The Pequod Review:
Nature's Metropolis explores the economic relationship between the city of Chicago and the western United States in the mid-to-late 1800s — and especially how each facilitated the growth and development of the other. William Cronon looks specifically at the flows of commodities including grain, lumber, and meat, and shows how Chicago was uniquely situated between the economically-powerful Northeast and the resource-rich Western states. The city of Chicago was also at the forefront of technological advances including elevator warehouses, rail network construction, and the formation of well-developed markets to trade commodities, all of which helped the city become a commercial hub:
The changes in Chicago’s markets suddenly made it possible for people to buy and sell grain not as the physical product of human labor on a particular tract of prairie earth but as an abstract claim on the golden stream flowing through the city’s elevators.
Chicagoans began to discover that a grain elevator had much in common with a bank — albeit a bank that paid no interest to its depositors. Farmers or shippers took their wheat or corn to an elevator operator as if they were taking gold or silver to a banker. After depositing the grain in a bin, the original owner accepted a receipt that could be redeemed for grain in much the same way that a check or banknote could be redeemed for precious metal. Again as with a bank, as long as people were confident that the elevator contained plenty of grain, they did not need to cash the receipt to make it useful. Because the flow of grain through the Chicago elevators was enormous, one could almost always count on them to contain enough grain to “back up’’ one’s receipt: the volume of the city’s trade in effect made receipts interchangeable. Instead of completing a sale by redeeming the receipt and turning over the physical grain to a purchaser, the original owner could simply turn over the receipt itself. The entire transaction could be completed — and repeated dozens of times — without a single kernel of wheat or corn moving so much as an inch. The elevators effectively created a new form of money, secured not by gold but by grain. Elevator receipts, as traded on the floor of ‘Change, accomplished the transmutation of one of humanity’s oldest foods, obscuring its physical identity and displacing it into the symbolic world of capital.
The elevator helped turn grain into capital by obscuring and distancing its link with physical nature, while another new technology extended that process by weakening its link with geography. In 1848, the same year that Chicago merchants founded the Board of Trade, the first telegraph lines reached the city.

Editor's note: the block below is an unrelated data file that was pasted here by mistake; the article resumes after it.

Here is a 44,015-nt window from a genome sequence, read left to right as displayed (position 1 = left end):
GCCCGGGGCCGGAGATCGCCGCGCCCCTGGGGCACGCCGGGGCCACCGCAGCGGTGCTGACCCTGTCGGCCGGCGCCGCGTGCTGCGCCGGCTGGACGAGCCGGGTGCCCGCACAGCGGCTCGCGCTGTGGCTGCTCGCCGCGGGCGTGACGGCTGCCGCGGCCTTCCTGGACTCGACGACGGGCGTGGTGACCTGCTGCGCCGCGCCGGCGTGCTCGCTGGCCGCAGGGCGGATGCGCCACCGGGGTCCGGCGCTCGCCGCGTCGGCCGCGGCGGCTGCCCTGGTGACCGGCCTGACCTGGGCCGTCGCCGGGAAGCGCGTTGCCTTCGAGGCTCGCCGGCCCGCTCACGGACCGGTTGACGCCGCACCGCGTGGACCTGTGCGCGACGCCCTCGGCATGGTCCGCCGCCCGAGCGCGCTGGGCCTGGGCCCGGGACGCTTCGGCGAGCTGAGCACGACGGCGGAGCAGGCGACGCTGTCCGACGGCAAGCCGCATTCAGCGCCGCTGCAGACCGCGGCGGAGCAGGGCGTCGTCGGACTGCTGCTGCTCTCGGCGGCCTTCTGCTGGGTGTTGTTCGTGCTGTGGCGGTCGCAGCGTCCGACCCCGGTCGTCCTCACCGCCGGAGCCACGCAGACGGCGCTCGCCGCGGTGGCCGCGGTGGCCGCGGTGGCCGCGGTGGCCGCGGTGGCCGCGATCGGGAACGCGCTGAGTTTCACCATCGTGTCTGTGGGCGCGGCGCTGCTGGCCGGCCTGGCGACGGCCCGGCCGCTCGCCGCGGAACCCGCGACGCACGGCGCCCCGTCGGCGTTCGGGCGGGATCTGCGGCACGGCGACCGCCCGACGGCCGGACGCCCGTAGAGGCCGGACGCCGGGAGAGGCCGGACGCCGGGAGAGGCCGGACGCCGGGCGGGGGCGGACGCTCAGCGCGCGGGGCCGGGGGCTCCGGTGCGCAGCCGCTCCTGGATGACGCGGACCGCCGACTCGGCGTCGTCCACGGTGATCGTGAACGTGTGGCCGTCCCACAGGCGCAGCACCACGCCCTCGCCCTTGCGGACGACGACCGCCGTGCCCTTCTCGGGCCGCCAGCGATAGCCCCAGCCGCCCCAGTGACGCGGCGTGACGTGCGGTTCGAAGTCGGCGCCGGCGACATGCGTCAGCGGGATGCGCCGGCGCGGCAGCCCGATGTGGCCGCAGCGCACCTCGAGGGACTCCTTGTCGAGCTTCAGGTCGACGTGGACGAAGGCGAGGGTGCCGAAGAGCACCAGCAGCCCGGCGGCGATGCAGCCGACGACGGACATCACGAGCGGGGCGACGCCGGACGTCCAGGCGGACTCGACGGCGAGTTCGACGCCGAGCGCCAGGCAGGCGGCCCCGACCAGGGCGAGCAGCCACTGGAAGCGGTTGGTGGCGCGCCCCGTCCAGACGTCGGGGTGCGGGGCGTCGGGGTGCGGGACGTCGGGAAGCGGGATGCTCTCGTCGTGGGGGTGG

By the late 1800s, Chicago would in some ways become a victim of its own success, as it began to face competition from other cities:
By combining with the railroads to open so large a market for so vast a region, it had encouraged the human migration, environmental changes, and economic developments that produced other great cities — Minneapolis, Omaha, Kansas City, Denver — which could in turn supply urban services to their own emerging regions. The nearness of these cities to western markets gave them the same sorts of advantages that had allowed Chicago wholesalers to compete so effectively with eastern merchants not much more than a generation before.
To make matters worse, growth had hidden costs that also diminished Chicago's competitiveness. Diseconomies of scale began to hamper enterprise in Chicago, so the very market concentration which had earlier been the city's proudest boast became its greatest problem. Chicago had once immensely benefitted from being the meeting place of eastern and western railroads. With the two sets of lines arriving in the city in different stations on opposite sides of town, passengers moving between east and west had no choice but to get off one train, travel crosstown to a different station, and get onto another train to continue their journey... By the 1870s, the high cost of renting railroad cars and elevator storage in Chicago was encouraging shippers to consider alternative routes for their grain and other products.
As these anecdotes show, Cronon's book is focused on the role of systems and institutions (rather than individuals), an approach that some reviewers have criticized. But this seems to me a feature of the book rather than a drawback, and one that more historians should consider following. This is an outstanding work of economic history and urban development.